Netbooks versus notebooks – is the PC industry trying to cannibalise itself?
Sub-notebook PCs are proving popular but can they grow the PC industry?
Laptop computers have been with us for over 20 years now and today they are the largest-selling segment of the personal computer (PC) industry.
But at the height of this success, the PC industry has decided to do something that could either explode the market for personal computing or see the low-cost notebook market blow up in its face. Cue the advent of netbooks or sub-notebook PCs.
These netbooks, such as the Acer EEE PC, typically come with an 8-inch or 10-inch screen and retail for less than €300 or €400. They weigh less than a kilo and can slip into any handbag, schoolbag or briefcase.
The machines generally come with either Windows XP or a Linux operating system, which allows workers to do word processing, write emails, work on spreadsheets and, most importantly, surf the internet via wireless broadband.
Manufacturers such as Acer have formed bundling deals with broadband providers like Digiweb, while Dell has introduced a sleek Mini 9 netbook with built-in 3G broadband from Vodafone. Carphone Warehouse has an offer that includes an Asus netbook, a Nokia phone and a 3 broadband connection for €149. Aldi will have a 10-inch netbook out next week in the Irish market for €399.
But what are the PC manufacturers thinking? Surely these snazzy new devices have the potential to cannibalise the market for low-cost laptops, which are bulkier but can handle heavier workloads and can be bought for less than €400?
Research firm Gartner predicts the PC industry will ship 5.2 million sub-notebooks this year, growing to eight million next year. By 2012, the industry may be shipping as many as 50 million of these devices.
“The demand will be driven by a number of factors, their small form factor and screen, their light weight, their price, their ease of use and basic and sufficient PC functionality,” explains Annette Jump, research director at Gartner.
Jump says Gartner does not expect any major cannibalisation of notebook shipments by sub-notebooks in 2008 or 2009 because there is a significant functionality gap. But from 2010 they will cannibalise low-end notebook PCs if their performances improve and they prove attractive to business users.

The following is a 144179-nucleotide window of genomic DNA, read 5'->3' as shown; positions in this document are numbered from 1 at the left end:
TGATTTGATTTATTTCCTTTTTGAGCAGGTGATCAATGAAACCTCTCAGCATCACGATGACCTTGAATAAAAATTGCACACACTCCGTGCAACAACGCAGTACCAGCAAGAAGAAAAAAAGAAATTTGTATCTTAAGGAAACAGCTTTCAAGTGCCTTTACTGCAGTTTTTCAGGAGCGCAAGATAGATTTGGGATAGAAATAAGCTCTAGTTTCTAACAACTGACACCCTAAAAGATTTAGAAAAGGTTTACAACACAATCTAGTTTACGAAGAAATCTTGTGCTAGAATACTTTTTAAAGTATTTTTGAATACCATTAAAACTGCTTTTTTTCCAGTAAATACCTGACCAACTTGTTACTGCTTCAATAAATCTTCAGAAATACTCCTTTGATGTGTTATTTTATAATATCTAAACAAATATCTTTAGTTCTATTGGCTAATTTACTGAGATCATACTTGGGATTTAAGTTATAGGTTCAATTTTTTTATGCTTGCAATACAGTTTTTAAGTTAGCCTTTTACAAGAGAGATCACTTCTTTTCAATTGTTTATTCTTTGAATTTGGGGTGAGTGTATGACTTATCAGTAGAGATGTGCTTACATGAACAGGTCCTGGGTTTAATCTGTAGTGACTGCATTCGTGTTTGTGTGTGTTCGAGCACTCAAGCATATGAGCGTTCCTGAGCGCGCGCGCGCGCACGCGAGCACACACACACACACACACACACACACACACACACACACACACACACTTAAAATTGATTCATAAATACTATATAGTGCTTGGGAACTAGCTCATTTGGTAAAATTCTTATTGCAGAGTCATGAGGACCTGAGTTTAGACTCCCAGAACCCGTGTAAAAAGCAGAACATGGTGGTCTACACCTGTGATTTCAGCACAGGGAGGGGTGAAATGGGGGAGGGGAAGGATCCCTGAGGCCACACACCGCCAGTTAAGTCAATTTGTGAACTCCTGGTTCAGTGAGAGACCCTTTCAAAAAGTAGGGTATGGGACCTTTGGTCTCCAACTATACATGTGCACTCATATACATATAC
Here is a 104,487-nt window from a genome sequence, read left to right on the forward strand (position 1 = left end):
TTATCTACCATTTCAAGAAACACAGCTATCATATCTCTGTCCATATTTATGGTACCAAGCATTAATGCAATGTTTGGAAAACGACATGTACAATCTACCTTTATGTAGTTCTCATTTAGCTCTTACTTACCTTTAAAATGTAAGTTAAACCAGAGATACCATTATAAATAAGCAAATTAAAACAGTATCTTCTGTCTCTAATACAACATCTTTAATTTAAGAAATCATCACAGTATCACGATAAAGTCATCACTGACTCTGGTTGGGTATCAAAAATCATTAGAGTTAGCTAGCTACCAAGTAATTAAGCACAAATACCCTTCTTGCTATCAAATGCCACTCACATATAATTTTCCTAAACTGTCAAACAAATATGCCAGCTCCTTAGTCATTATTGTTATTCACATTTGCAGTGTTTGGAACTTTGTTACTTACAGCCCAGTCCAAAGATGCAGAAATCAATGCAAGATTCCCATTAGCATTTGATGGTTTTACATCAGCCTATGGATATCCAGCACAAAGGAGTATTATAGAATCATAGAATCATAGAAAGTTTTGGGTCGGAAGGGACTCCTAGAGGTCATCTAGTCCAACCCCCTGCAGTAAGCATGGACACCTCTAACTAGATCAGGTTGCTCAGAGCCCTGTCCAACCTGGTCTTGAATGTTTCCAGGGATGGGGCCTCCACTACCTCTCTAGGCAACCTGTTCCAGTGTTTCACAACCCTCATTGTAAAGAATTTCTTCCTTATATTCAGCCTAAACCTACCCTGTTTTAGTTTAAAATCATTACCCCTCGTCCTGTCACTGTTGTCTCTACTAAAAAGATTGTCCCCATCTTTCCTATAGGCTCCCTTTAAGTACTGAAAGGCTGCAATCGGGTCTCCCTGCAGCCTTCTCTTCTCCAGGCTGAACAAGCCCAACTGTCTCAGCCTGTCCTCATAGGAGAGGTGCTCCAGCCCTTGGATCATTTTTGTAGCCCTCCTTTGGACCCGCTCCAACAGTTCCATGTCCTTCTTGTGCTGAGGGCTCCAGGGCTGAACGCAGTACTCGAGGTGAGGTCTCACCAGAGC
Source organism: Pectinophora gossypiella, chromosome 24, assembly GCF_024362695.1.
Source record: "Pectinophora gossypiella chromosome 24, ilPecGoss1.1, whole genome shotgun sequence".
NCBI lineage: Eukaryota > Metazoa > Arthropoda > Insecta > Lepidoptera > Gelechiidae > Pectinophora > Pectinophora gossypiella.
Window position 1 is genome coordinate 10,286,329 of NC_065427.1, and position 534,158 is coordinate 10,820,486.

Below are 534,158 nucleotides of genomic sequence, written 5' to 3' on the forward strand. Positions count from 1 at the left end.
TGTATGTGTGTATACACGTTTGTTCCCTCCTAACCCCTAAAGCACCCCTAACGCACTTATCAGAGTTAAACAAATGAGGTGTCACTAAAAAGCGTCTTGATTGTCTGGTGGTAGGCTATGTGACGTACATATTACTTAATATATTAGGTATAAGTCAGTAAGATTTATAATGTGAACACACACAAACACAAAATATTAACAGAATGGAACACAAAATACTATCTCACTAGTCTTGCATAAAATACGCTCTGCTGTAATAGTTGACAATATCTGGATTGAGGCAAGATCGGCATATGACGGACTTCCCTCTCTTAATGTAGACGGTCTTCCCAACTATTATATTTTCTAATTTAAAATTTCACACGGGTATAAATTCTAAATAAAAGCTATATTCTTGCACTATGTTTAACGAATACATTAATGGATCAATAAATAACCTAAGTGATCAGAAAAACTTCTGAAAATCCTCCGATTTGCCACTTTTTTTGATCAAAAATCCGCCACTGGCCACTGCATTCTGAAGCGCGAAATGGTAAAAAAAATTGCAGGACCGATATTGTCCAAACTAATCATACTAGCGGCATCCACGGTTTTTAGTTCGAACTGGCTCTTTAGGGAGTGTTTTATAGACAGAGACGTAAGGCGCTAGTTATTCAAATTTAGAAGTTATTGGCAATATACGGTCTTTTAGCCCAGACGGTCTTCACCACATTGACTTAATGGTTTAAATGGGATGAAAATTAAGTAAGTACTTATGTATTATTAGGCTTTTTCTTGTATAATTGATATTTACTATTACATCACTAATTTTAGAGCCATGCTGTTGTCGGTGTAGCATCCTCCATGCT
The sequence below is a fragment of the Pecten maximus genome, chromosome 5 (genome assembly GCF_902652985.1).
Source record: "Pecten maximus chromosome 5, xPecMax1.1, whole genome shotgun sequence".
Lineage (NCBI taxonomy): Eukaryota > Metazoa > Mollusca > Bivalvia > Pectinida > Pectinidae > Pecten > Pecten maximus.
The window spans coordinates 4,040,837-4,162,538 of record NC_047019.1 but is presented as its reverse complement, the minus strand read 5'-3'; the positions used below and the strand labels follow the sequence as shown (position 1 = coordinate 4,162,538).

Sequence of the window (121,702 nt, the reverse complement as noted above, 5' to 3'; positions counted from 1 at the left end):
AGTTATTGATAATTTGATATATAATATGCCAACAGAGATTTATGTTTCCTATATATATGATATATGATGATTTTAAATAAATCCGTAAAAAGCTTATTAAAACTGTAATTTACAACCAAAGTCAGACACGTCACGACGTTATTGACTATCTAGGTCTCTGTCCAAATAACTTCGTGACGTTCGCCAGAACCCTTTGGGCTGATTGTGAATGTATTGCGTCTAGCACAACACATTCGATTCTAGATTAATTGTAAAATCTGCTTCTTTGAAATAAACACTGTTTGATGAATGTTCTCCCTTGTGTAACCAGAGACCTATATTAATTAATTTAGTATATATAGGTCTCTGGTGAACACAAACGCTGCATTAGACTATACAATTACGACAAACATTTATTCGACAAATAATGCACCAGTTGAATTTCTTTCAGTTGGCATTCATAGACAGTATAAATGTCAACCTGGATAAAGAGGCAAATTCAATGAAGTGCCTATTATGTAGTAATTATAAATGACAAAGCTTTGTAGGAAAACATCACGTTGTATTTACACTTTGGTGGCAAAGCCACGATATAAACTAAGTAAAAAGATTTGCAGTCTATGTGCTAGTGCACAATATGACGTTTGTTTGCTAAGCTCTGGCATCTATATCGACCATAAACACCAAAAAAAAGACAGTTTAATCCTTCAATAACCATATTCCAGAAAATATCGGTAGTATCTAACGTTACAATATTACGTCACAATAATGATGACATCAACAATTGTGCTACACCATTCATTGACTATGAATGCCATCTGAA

“This is an incremental emerging market for us,” says John Roberts, business director for Acer’s EMEA division. “The initial market we envisaged was students, but since we brought our netbooks to market the applications are right across the spectrum. For example, next week I’ll be going to the US on holiday. I’m not going to book any hotels, but will plan my trip as I go along and I’ll use my netbook to reserve rooms.”
Another entrant to the netbook market is Lenovo, which in recent weeks introduced the S9 and S10 IdeaPad devices, which will sell from €349.
David McQuarrie, executive director in charge of notebooks for Lenovo’s EMEA group, says he envisages only a marginal impact by netbooks on the low-cost notebook market.
“We see it as a new category of products. We don’t envisage any significant cannibalisation. If you look at the lower end of the notebook market, most 15-inch laptops are big and bulky and have only a few more bells and whistles than a netbook.
“Early adopters like children will use them, while at the other end of the spectrum, middle-aged people who want to be part of the internet revolution, yet don’t intend to do computer courses, can dive right into email and the internet,” McQuarrie explains.
Carphone Warehouse Ireland boss, Stephen Mackerel, believes netbooks will be the must-have technology item this Christmas. “Young people who want to surf the web and access Bebo and Facebook will want them, while parents who want to book Ryanair flights will see them as being useful too.
“Here is a market with quality, affordable computers with internet connectivity. You will see some very aggressive offers in this space in the coming months,” Mackerel predicts.
© Silicon Republic Ltd 2008
All content copyright 2008, Silicon Republic Ltd — all rights reserved
© Silicon Republic Ltd 2008